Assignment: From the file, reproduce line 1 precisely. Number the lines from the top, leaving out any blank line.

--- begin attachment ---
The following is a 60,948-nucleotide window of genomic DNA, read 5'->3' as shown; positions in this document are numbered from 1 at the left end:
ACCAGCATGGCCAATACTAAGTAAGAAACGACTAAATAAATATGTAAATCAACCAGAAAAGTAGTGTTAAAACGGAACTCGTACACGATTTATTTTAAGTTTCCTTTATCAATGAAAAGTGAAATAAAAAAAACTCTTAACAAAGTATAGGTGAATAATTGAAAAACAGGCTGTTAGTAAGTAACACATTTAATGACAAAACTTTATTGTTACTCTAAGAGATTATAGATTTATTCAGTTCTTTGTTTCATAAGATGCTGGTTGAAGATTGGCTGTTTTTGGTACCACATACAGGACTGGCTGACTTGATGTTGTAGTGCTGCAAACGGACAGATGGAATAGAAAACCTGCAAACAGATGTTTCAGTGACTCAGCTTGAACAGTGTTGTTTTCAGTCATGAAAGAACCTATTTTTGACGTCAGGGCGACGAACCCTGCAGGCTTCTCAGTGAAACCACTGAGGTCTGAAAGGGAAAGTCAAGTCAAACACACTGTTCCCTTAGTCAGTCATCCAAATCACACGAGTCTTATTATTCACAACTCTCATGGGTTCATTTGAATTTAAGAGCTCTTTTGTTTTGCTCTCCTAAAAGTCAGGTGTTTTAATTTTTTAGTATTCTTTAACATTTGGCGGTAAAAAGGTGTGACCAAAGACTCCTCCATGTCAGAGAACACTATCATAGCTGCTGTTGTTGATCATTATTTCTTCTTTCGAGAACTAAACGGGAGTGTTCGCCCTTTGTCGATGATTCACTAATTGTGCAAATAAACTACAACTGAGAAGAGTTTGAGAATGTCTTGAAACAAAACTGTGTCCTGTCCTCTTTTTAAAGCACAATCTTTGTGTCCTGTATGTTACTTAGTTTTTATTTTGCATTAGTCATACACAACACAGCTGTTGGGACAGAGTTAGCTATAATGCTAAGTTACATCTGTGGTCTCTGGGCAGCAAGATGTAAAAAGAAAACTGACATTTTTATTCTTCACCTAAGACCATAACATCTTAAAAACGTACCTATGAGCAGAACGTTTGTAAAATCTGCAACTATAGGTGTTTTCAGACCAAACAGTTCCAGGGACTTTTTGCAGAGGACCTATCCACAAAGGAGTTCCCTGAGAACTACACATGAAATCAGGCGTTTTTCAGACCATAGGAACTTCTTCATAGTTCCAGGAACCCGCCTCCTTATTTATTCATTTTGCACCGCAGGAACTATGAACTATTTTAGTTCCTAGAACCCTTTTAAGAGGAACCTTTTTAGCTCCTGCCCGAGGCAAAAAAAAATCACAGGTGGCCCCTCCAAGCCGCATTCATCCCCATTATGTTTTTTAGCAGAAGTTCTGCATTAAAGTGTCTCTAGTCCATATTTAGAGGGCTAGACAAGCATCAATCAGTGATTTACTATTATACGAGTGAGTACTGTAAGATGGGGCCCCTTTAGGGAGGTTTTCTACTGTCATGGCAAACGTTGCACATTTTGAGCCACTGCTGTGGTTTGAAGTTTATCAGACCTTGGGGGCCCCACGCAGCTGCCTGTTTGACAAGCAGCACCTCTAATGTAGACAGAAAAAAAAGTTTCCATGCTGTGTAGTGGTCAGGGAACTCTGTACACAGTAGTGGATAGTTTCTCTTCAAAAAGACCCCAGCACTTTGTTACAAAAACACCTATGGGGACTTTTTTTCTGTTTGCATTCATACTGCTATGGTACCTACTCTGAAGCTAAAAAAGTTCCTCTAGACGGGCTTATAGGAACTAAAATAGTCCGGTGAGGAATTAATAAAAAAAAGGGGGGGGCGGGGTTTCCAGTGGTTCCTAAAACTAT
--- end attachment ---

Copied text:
The following is a 60,948-nucleotide window of genomic DNA, read 5'->3' as shown; positions in this document are numbered from 1 at the left end: